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New centre opens for capital’s street children

New centre opens for capital’s street children

A NEW centre for street children has been providing breakfast for more than 100 youngsters daily since opening its doors in Phnom Penh’s Chamkarmon district last week, its director said Sunday.

Ngauv Chhiv, director of the Kitchen for Children, said the centre caters to children who are orphaned or are from poor families, all of whom live or work on the streets and are rarely able to eat breakfast or access basic healthcare.

“My centre opened a breakfast service for all street children, and they also have the chance to take a shower, read books and have a health check before they go to work,” he said.

Though the centre currently serves only breakfast and closes at midday, Ngauv Chhiv said its services would be extended to include other meals if it can secure the necessary funding.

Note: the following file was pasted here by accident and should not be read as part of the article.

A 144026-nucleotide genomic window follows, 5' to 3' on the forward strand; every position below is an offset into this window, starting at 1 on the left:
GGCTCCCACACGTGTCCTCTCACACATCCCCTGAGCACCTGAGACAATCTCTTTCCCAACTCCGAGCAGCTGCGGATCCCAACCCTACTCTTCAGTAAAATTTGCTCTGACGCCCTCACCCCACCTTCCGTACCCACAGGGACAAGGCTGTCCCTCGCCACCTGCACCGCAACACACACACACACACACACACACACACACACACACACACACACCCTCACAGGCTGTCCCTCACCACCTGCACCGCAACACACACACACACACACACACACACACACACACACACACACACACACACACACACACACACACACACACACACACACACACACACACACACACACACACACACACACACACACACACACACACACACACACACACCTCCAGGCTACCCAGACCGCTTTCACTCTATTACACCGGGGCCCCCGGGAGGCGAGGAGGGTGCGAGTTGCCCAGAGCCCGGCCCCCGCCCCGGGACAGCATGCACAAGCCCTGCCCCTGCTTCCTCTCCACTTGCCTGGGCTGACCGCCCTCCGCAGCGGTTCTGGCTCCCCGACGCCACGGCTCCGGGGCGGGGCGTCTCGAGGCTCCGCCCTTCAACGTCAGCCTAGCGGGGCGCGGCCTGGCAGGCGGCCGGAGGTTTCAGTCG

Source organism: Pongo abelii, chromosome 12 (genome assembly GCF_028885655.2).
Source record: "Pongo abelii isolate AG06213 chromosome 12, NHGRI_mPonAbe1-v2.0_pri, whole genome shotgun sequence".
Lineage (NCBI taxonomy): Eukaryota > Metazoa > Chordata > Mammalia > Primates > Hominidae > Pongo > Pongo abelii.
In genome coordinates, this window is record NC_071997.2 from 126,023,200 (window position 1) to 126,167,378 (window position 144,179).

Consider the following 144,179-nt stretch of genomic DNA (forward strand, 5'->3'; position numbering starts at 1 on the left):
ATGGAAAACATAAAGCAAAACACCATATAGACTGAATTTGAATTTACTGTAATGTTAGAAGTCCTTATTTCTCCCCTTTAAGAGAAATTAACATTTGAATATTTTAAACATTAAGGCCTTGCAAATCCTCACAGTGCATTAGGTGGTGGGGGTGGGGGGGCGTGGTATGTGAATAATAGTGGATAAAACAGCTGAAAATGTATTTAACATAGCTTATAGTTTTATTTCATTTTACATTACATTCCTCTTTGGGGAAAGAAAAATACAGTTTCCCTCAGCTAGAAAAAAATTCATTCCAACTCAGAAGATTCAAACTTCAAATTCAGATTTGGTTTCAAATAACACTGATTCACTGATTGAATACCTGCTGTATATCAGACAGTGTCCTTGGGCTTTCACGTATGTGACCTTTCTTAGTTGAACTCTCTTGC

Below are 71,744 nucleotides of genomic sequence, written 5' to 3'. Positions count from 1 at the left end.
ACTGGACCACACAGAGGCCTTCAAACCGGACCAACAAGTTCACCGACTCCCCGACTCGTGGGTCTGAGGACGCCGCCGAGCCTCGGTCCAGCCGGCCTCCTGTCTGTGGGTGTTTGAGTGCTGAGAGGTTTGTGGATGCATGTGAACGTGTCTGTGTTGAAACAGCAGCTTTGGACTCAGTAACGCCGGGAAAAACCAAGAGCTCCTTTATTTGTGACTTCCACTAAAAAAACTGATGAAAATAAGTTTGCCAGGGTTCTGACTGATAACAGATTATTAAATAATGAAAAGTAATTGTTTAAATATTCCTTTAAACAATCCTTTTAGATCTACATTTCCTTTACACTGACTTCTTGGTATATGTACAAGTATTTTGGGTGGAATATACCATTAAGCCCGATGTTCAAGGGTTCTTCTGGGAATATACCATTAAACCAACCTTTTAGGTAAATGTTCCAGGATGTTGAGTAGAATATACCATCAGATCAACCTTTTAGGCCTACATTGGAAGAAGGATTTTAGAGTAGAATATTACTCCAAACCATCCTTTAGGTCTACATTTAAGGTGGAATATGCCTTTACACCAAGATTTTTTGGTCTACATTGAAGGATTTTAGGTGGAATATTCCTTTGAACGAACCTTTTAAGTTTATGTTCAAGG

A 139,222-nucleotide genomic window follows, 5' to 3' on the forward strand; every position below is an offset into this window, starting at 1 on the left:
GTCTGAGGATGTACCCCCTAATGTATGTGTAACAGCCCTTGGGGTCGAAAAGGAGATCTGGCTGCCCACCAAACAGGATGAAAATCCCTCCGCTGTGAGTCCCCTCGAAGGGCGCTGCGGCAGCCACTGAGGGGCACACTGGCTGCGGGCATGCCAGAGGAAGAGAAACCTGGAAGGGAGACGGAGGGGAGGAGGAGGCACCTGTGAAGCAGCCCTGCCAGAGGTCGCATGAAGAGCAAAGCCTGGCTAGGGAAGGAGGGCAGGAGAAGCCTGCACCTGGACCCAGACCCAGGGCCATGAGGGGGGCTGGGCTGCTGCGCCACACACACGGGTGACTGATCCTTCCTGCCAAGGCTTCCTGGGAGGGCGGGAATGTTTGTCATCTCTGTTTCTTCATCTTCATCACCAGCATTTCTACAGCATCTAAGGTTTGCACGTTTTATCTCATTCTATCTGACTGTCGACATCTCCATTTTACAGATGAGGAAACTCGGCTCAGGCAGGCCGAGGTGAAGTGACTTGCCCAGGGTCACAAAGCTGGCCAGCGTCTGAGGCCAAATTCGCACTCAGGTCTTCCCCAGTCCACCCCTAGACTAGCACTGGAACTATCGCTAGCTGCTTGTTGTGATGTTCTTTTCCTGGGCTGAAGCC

Ngauv Chhiv said children aged between 2 and 14 typically begin arriving at 6:30am for a breakfast of rice, noodles, soup and fruit. “I provide them with breakfast because I think that it is the best meal for all people to have energy to work,” he said, adding that he was not aware of any other organisations currently providing this service for street children in Phnom Penh.

Ngauv Chhiv said the centre also offers morning classes educating street children about how to stay safe and “to be a good person” because the children’s parents are either absent or too busy working to advise them. “After they finish eating, we also teach them how to protect themselves from bad things such as thieves, rape and HIV/AIDS,” he said. “I do that because I am afraid of them walking the wrong way; they will easily become bad people if we don’t help them when they are still young.”

Street children make up perhaps the most vulnerable population group in the capital. According to the 2007 Street Children Profile from the NGO Friends International, there are between 1,000 and 1,500 children living on the streets, and up to 20,000 children working on the streets in Phnom Penh.

Phoung Kiri, 24, a cook at the Kitchen for Children, said Sunday that she understands how difficult life is for street children because she was orphaned as a young child herself. “I really pity them when I see their faces, and it pushes me to help them and want to cook for them without feeling tired,” she said.

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